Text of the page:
//to figure out from which page the AHAH loads the form.
  //You will need to use external software to figure out what post values to send.
  //I recommend using the Live HTTP Headers addon for FireFox. You need to open it,
  //submit the search form, and then look for the header with your data in it.
  //Then copy that data here and change whatever you need. It should be in the format
  $url = '';
  $post_values = '';
  //Run cURL.
  $c = curl_init(); //Creates a cURL handler.
  curl_setopt($c, CURLOPT_RETURNTRANSFER, 1); //Makes cURL return the HTML of the page it gets.
  curl_setopt($c, CURLOPT_CONNECTTIMEOUT, 8); //Times out the connection if it can't find the URL within 8 seconds.
  curl_setopt($c, CURLOPT_URL, $url); //Tells cURL which URL to connect to.
  curl_setopt($c, CURLOPT_POST, 1); //Tells cURL to use a POST request.
  curl_setopt($c, CURLOPT_POSTFIELDS, $post_values); //Tells cURL what data to send in the POST request.
  $contents = curl_exec($c); //Runs the query and puts the resulting search page HTML into $contents.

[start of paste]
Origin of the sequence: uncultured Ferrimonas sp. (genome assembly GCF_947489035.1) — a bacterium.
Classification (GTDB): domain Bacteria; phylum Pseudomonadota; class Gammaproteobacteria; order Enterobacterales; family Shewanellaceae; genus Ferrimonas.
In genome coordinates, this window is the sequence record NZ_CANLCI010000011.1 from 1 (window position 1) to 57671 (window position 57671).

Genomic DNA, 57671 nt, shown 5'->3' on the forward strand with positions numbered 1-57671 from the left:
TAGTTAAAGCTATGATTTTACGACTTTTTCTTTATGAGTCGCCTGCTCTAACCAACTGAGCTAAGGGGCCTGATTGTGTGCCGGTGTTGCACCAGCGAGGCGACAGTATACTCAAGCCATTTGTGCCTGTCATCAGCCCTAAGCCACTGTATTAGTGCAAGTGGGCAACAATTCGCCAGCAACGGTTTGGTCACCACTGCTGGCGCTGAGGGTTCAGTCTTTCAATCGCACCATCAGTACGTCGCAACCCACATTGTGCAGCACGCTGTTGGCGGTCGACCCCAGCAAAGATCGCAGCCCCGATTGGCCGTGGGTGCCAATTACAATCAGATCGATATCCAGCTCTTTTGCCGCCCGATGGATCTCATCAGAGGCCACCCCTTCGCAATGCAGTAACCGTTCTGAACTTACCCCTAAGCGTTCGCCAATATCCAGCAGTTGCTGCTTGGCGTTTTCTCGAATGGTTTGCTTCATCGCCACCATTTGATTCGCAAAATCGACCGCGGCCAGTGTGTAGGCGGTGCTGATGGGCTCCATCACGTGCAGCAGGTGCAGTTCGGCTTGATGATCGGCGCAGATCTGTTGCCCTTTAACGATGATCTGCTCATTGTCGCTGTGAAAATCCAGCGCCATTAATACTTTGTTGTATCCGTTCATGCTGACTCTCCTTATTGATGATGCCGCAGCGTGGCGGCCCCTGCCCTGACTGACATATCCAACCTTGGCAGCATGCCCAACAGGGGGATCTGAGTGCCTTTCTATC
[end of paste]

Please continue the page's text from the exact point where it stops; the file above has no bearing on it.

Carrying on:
curl_close($c); //Ends the cURL request.
  return $contents;
 * Saves an image.
 * @param $img
 *   The URL of the image to be downloaded from the remote server onto the local server.
 * @param $query
 *   The results will be saved in a folder with the same name as the search query that was run.
 * @param $year
 *   I saved the images one level deeper, in a subfolder named by the year I was searching.
 * @param $name
 *   The name the image should have (minus the extension) when it gets saved locally.
function example_saveimage($img, $query, $year, $name) {
  //Make sure the image exists before we try to download it or the script will run forever.
  if (!url_exists($img)) {
    watchdog('example', 'Copying image %img to disk as %path failed because the remote image does not exist.', array('%img' => $img, '%path' => "sites/default/files/$query/$year/$name.jpg"), WATCHDOG_ERROR);
  $query = drupal_strtolower($query);
  //0777 is the default, so it's not necessary to include this, but I wanted to illustrate that the directory needs to be writeable.
  //This script assumes that it will be the only thing creating the directories;
  //otherwise, you need to run is_writeable() on the directories if they exist and chmod() them if they do not allow writing.
  //Also note that the paths here do not have any opening forward slash.
  if (!file_exists("sites/default/files/$query")) {
    mkdir("sites/default/files/$query", 0777);